They have agreed that the way the present economic system uses and often destroys the environment without paying to do so is not sustainable.

The banks are also concerned that some companies are using up natural resources so fast, with no thought for their own future, let alone that of the planet, that they will collapse. They want a way of warning them and ultimately withdrawing their credit unless the companies mend their ways.

The 43 financial institutions, including the International Finance Corporation, the private sector arm of the World Bank, are setting up a working party as a consequence of the UN Conference on Sustainable Development in 2012, also known as the Rio+20 summit, when the initial 39 large banks signed a Natural Capital Declaration.

The declaration defined natural capital as “the Earth’s natural assets (soil, air, water, flora and fauna), and the ecosystem services resulting from them, which make human life possible.”

The document went on to say that the food, fibre, water, health, energy, climate security and other essential services provided by natural capital were worth trillions of dollars a year, but that they were not adequately valued.

Carrot and stick

“Despite being fundamental to our wellbeing, their daily use remains almost undetected within our economic system. Using natural capital in this way is not sustainable”, the declaration says.

The bankers went on to acknowledge this was partly their fault because they had no way of valuing this natural capital, nor did they currently recognize the danger to the stability of some companies because of its destruction.

They want governments to force companies to disclose their dependence on natural capital and the impact they have on it by disclosures in annual financial reports. They also want penalties for companies not doing so and tax incentives for those who protect natural capital as part of their business.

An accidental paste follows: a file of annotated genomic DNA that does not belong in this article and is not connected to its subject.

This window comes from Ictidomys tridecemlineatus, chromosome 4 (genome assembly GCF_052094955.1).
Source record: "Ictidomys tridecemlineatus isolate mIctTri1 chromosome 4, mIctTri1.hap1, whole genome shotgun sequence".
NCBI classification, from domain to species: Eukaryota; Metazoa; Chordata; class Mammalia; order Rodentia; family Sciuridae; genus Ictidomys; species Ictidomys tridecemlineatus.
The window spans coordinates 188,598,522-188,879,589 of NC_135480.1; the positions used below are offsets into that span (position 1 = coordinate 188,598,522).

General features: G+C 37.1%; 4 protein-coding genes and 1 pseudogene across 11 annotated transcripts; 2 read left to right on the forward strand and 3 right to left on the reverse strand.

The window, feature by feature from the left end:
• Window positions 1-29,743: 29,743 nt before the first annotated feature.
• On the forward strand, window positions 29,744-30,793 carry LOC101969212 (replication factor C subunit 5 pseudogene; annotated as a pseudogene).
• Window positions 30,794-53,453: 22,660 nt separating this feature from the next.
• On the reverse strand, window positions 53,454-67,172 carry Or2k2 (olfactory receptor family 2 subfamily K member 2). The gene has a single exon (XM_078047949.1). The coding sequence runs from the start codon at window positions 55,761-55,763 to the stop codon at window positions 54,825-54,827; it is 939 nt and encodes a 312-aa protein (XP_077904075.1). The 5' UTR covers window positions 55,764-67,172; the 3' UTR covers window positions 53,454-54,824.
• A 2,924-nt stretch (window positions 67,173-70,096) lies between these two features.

Mining and fracking

However, the bankers know that in order to value natural capital someone has to work out what it is worth in monetary terms. What value can you place on a hectare of forest for the clean air, rain collecting, carbon sequestration and foodstuffs it provides? Just as important, what is the economic loss if it is destroyed?

Industries like mining and fracking are in the front line because their operations are already perceived to damage and use up clean water resources and to cause pollution. The banks involved in the project are not attempting to directly put a value on nature but rather are looking to assess how much they are set to lose by being exposed to clients that are too dependent or having too great an impact on nature, and if necessary withdrawing credit as a result.

But all businesses, even the banks that control investments, have an impact on the natural environment, which generally they do not pay for and which does not appear in the accounts. So to turn their heady declaration of a year ago into something more tangible, the bankers have set up a high-powered working party to put a value on the natural world.

Liesel Van Ast, project manager for the Natural Capital Declaration, is based at the Global Canopy Programme in Oxford, England. She is working with the UNEP Finance Initiative in Geneva to help the bankers set up a series of committees to implement the declaration.

No illusions

She said: “The bankers need to address how they will account for natural capital, explain to everyone why they need to do it and then tell them how to do it.”

At the moment overuse of natural capital is not seen as a business risk, because everyone believes they can get out before the resources run out and the crash occurs. We are hoping to change that attitude and get companies to pay a price for overuse of natural capital.”

No one has any illusions that the commitment by bankers to get natural capital accounted for on balance sheets, and then taken into account in the share price, interest on loans and cost of insurance is going to happen quickly.